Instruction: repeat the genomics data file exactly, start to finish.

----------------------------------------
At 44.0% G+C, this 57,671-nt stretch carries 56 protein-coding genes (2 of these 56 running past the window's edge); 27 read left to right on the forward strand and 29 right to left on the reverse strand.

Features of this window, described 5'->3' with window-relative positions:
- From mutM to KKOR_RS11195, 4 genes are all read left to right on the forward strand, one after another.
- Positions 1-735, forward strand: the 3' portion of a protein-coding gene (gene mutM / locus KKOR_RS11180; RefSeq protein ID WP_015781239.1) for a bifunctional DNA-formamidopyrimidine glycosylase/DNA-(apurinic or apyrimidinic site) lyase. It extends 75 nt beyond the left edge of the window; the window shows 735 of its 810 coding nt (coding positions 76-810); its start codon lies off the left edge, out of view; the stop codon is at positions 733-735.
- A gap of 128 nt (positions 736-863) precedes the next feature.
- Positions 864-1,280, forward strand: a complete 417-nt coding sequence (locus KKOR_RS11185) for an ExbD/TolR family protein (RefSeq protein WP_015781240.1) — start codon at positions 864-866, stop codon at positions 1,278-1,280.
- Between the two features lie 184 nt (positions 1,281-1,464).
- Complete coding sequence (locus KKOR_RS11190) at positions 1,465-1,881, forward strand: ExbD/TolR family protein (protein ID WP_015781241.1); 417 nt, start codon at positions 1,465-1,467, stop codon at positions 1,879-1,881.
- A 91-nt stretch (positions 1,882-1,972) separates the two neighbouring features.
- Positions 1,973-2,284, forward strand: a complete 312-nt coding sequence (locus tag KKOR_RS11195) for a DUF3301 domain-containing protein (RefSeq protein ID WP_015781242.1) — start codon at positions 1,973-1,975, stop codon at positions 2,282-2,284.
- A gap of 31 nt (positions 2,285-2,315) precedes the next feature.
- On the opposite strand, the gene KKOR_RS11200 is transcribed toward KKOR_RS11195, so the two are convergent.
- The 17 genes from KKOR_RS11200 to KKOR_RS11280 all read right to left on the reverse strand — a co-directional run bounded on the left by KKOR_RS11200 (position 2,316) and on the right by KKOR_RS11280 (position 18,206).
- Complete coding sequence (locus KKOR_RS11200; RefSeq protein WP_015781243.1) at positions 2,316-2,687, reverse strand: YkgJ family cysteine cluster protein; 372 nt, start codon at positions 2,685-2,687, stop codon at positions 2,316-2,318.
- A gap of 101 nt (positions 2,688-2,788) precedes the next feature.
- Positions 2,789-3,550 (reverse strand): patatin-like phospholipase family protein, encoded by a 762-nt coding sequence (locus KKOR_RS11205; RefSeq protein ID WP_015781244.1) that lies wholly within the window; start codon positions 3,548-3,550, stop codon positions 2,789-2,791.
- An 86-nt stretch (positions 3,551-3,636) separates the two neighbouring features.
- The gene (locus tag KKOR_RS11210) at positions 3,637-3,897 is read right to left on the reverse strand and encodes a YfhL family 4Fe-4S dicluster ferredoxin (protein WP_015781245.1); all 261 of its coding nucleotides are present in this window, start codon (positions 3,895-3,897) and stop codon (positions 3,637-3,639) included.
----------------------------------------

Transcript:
At 44.0% G+C, this 57,671-nt stretch carries 56 protein-coding genes (2 of these 56 running past the window's edge); 27 read left to right on the forward strand and 29 right to left on the reverse strand.

Features of this window, described 5'->3' with window-relative positions:
- From mutM to KKOR_RS11195, 4 genes are all read left to right on the forward strand, one after another.
- Positions 1-735, forward strand: the 3' portion of a protein-coding gene (gene mutM / locus KKOR_RS11180; RefSeq protein ID WP_015781239.1) for a bifunctional DNA-formamidopyrimidine glycosylase/DNA-(apurinic or apyrimidinic site) lyase. It extends 75 nt beyond the left edge of the window; the window shows 735 of its 810 coding nt (coding positions 76-810); its start codon lies off the left edge, out of view; the stop codon is at positions 733-735.
- A gap of 128 nt (positions 736-863) precedes the next feature.
- Positions 864-1,280, forward strand: a complete 417-nt coding sequence (locus KKOR_RS11185) for an ExbD/TolR family protein (RefSeq protein WP_015781240.1) — start codon at positions 864-866, stop codon at positions 1,278-1,280.
- Between the two features lie 184 nt (positions 1,281-1,464).
- Complete coding sequence (locus KKOR_RS11190) at positions 1,465-1,881, forward strand: ExbD/TolR family protein (protein ID WP_015781241.1); 417 nt, start codon at positions 1,465-1,467, stop codon at positions 1,879-1,881.
- A 91-nt stretch (positions 1,882-1,972) separates the two neighbouring features.
- Positions 1,973-2,284, forward strand: a complete 312-nt coding sequence (locus tag KKOR_RS11195) for a DUF3301 domain-containing protein (RefSeq protein ID WP_015781242.1) — start codon at positions 1,973-1,975, stop codon at positions 2,282-2,284.
- A gap of 31 nt (positions 2,285-2,315) precedes the next feature.
- On the opposite strand, the gene KKOR_RS11200 is transcribed toward KKOR_RS11195, so the two are convergent.
- The 17 genes from KKOR_RS11200 to KKOR_RS11280 all read right to left on the reverse strand — a co-directional run bounded on the left by KKOR_RS11200 (position 2,316) and on the right by KKOR_RS11280 (position 18,206).
- Complete coding sequence (locus KKOR_RS11200; RefSeq protein WP_015781243.1) at positions 2,316-2,687, reverse strand: YkgJ family cysteine cluster protein; 372 nt, start codon at positions 2,685-2,687, stop codon at positions 2,316-2,318.
- A gap of 101 nt (positions 2,688-2,788) precedes the next feature.
- Positions 2,789-3,550 (reverse strand): patatin-like phospholipase family protein, encoded by a 762-nt coding sequence (locus KKOR_RS11205; RefSeq protein ID WP_015781244.1) that lies wholly within the window; start codon positions 3,548-3,550, stop codon positions 2,789-2,791.
- An 86-nt stretch (positions 3,551-3,636) separates the two neighbouring features.
- The gene (locus tag KKOR_RS11210) at positions 3,637-3,897 is read right to left on the reverse strand and encodes a YfhL family 4Fe-4S dicluster ferredoxin (protein WP_015781245.1); all 261 of its coding nucleotides are present in this window, start codon (positions 3,895-3,897) and stop codon (positions 3,637-3,639) included.